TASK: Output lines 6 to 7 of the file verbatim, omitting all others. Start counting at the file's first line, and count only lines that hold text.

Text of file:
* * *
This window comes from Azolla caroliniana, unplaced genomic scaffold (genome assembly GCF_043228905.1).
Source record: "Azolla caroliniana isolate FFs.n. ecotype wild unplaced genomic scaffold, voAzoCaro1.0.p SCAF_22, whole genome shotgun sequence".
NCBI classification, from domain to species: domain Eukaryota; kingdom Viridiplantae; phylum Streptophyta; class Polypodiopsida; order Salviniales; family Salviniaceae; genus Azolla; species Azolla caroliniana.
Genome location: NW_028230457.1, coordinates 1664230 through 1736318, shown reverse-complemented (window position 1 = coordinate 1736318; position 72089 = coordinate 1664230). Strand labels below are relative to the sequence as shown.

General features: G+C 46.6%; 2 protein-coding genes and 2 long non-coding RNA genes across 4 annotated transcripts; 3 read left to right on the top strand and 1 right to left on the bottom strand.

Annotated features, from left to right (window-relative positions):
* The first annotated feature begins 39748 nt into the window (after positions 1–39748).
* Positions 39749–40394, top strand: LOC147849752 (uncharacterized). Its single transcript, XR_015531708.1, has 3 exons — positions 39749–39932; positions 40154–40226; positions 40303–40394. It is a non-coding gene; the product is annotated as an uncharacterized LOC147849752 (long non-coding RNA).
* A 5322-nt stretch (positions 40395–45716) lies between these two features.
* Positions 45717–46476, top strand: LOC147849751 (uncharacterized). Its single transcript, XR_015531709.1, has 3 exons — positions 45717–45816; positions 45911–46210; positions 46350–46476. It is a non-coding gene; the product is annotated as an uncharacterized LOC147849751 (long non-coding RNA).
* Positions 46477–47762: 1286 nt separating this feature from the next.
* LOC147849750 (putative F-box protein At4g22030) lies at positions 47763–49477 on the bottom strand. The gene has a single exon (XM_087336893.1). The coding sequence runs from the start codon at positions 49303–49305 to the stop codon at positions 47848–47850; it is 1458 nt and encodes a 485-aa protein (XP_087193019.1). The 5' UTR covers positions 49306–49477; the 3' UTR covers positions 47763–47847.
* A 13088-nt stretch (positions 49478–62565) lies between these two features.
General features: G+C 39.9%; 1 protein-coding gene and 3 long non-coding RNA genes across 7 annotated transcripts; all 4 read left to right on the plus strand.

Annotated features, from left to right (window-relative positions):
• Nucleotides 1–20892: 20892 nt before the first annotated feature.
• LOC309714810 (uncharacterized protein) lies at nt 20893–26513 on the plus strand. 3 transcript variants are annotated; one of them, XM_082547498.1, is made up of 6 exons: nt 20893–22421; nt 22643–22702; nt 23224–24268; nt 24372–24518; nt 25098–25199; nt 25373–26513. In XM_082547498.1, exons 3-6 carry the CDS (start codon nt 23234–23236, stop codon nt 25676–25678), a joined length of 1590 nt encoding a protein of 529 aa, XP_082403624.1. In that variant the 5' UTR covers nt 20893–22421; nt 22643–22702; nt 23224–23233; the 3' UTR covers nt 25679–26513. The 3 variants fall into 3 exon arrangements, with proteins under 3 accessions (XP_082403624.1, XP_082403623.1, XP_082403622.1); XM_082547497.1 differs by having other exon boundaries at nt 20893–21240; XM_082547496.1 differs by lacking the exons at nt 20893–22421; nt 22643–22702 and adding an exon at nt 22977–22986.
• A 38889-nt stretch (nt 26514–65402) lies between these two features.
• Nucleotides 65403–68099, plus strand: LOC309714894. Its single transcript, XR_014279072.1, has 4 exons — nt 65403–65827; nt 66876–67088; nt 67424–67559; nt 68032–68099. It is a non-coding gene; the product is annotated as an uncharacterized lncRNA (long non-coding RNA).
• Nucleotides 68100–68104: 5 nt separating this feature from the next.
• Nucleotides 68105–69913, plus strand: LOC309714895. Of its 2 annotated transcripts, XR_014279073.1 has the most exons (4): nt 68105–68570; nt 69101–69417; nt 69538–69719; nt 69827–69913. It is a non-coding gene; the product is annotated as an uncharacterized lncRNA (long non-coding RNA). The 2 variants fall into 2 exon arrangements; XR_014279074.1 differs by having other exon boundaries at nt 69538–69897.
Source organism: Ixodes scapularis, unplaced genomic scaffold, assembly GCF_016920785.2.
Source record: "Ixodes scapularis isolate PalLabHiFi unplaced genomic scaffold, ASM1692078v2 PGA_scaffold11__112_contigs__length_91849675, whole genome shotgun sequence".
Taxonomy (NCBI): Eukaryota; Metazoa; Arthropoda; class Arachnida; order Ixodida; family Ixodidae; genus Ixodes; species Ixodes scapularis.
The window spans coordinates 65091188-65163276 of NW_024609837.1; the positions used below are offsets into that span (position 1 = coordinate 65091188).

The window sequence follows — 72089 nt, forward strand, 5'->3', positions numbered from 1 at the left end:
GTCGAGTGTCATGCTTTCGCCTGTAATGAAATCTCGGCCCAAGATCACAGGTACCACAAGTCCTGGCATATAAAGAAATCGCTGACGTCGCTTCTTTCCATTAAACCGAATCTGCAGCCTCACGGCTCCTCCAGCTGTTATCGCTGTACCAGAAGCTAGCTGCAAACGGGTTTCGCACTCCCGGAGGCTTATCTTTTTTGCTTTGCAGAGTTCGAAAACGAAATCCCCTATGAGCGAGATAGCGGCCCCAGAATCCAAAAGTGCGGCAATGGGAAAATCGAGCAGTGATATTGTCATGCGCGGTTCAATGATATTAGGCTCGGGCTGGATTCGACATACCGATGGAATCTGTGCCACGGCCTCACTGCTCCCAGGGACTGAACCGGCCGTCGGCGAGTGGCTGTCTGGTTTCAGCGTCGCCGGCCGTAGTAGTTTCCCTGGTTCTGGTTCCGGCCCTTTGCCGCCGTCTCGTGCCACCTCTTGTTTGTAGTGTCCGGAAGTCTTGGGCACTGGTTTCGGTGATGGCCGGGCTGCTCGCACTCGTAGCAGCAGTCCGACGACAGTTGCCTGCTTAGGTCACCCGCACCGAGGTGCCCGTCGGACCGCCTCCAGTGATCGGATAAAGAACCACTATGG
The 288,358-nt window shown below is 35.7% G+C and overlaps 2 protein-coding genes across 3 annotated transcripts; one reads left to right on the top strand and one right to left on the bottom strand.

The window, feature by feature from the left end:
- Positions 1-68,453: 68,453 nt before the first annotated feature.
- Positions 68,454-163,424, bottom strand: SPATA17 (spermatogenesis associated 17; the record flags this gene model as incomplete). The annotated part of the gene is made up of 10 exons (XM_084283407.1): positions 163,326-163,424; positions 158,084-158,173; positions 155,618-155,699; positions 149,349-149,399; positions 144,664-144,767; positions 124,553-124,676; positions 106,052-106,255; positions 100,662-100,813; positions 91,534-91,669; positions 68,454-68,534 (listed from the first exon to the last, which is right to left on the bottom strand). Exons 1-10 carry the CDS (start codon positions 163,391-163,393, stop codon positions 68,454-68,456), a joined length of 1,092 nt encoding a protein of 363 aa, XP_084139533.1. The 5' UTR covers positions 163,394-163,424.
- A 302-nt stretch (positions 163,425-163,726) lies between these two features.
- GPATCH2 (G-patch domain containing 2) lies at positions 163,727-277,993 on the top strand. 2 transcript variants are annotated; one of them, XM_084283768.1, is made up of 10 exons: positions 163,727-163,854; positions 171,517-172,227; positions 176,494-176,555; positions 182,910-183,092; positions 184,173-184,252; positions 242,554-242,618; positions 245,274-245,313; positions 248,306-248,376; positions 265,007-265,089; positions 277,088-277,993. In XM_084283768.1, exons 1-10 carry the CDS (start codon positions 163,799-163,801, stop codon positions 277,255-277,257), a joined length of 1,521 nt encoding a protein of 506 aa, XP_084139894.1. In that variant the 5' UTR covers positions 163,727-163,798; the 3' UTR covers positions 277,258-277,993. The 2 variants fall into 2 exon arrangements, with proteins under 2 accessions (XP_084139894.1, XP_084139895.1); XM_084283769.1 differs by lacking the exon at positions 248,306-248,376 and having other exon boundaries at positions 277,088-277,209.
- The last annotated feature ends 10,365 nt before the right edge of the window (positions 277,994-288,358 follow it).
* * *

Annotated features, from left to right (window-relative positions):
* The first annotated feature begins 39748 nt into the window (after positions 1–39748).